Russia-Africa Cooperation a Top Priority
Image: The Roscongress Foundation
Russia has the potential to play a leading role in the development of Africa’s energy and infrastructure development — leveraging on Russia’s historic ties with Africa during the continent’s independence movements and its current technological expertise, said African officials at Russian Energy Week.
“The Russians should not be timid. Africa is part of Russia and Russia is part of Africa. You guys should be even more aggressive than the Chinese,” said H.E. Gabriel Mbaga Obian Lima, Minister of Mines and Hydrocarbons of the Republic of Equatorial Guinea during the Russia-Africa Energy Roundtable on October 3.
It seems Russia is launching a more aggressive campaign in Africa, with Russian President Vladimir Putin saying Russia will ‘light up Africa’ at a Brazil, Russia, India, China, South Africa (BRICS) summit that took place in Johannesburg in July this year.
“I would especially like to note that Russia is planning to step up its assistance in development of national energy in African states,” he said.
Putin added that Russia is already in talks with Angola, Mozambique and Gabon on oil and gas projects.
Putin also advocated for a Russia-Africa Summit to organize a roadmap of strategic opportunities and economic sectors for investment in Africa.
“I would like to inform you that we are studying the idea of holding a Russia-Africa summit with the participation of heads of African states. This could be preceded by meetings of prominent businessmen, policy experts and public figures. I intend to discuss this with representatives of African countries.”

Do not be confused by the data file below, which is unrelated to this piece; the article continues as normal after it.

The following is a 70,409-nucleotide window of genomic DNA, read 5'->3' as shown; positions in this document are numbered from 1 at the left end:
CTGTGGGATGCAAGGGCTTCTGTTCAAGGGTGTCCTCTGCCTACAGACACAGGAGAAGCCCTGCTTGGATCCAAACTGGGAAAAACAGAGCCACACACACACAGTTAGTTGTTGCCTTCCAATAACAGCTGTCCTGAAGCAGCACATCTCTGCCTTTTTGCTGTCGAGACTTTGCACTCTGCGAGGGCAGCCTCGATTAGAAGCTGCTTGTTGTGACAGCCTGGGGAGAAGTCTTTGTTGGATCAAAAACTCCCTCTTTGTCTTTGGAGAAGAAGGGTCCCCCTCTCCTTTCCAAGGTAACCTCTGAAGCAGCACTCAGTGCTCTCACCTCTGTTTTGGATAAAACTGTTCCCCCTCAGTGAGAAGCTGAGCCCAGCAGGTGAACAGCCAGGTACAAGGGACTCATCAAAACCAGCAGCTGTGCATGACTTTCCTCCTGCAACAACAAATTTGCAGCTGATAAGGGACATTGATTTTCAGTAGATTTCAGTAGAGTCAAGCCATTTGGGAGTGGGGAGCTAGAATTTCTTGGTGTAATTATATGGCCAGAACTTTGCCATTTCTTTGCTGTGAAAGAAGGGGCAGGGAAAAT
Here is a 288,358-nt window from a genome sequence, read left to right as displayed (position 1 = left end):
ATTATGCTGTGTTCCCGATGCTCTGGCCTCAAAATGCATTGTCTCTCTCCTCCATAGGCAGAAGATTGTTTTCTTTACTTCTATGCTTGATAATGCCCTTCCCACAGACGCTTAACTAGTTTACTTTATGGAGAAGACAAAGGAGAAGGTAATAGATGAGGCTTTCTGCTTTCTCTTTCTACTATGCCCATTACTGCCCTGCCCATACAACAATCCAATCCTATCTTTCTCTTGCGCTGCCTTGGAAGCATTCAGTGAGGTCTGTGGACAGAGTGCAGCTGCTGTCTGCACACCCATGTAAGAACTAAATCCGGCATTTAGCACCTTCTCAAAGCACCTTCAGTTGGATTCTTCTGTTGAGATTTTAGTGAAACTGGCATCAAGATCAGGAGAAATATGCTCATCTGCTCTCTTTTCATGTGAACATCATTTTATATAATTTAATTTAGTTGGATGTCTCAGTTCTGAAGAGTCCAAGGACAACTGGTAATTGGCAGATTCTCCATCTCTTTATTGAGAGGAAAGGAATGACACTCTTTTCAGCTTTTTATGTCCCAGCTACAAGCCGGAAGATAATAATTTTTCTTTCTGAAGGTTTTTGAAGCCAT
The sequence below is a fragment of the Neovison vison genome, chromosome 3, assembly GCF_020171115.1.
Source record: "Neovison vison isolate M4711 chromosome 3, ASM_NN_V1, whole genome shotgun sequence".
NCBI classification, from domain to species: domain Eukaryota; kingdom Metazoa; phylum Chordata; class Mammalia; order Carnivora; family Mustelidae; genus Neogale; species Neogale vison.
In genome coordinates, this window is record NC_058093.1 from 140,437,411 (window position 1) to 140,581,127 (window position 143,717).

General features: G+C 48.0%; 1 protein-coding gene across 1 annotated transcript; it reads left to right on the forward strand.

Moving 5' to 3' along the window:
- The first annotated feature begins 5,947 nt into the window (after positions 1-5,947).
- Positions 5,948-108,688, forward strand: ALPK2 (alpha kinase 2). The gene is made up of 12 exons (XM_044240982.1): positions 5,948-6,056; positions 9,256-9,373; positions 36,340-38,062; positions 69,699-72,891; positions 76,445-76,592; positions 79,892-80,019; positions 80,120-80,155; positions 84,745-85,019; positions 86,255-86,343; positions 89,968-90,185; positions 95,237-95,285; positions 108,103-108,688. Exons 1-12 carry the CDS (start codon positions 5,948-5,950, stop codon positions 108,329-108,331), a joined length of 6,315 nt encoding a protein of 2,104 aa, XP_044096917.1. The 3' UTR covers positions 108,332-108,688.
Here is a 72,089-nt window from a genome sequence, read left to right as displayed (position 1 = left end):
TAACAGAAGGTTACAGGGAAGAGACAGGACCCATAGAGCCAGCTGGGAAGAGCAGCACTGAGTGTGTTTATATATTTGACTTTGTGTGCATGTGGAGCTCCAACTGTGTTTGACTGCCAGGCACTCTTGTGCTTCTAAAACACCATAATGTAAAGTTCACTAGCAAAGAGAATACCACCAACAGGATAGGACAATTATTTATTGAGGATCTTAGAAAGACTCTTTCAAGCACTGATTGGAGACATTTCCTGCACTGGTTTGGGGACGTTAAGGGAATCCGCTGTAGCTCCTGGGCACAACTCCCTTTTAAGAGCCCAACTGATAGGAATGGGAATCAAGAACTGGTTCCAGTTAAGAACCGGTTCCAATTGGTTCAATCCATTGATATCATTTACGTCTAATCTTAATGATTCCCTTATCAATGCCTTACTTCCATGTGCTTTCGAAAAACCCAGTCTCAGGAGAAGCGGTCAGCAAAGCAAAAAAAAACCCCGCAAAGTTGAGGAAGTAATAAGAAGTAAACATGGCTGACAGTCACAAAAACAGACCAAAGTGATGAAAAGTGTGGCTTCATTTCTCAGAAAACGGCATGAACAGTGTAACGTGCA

An integrated history
“Do you know how many presidents speak Russian in Africa? Do you know how many ministers speak Russian? Do you know how many civil servants speak Russian and even have Russian wives and children?” asked Lima at the Russia-Africa Energy Roundtable, referencing the former Soviet Union’s leading role in the independence movements in several African countries, including Angola, Algeria, Ghana and Sudan.
He specifically called for Russian investment in the oil and gas sectors and in industrialization.
H.E. Ezekiel Lol Gatkuoth, Minister of Petroleum of the Republic of South Sudan, highlighted the need for international investment.
Speaking as part of the round table, Gatkuoth noted that Africa was a large continent with a population of 1.2 billion; a huge market that needed to be developed.
“We have vast resources and they need to be used. We are very interested in having investors from Russia come to us. We would be happy to use Russian technologies and investments to advance oil production,” he said.
New partnerships on the horizon
Just days after the conference, South Sudan’s Ministry of Petroleum signed a Memorandum of Understanding (MoU) with Russia-based JSC Zarubezhneft to begin exploring the country’s open acreage and trading, as well as implement enhanced oil recovery technology and other maintenance programs.
The ministers from Equatorial Guinea and South Sudan were joined in Moscow by ministerial delegations from Sierra Leone, Angola and Libya, as well as the Secretary General of the Organization of the Petroleum Exporting Countries, H.E. Mohammed Barkindo.
Equatorial Guinea, taking a leading role in the development of liquid natural gas (LNG) in Africa, also joined a delegation to Yamal LNG facility in northern Russia during Russian Energy Week, and called for closer collaborations between Russia and Africa on the import and export of gas, especially as Africa seeks to use gas to power electricity for nearly 600 million people without power on the continent.
“LNG is the best solution,” said Lima about Africa’s energy crisis.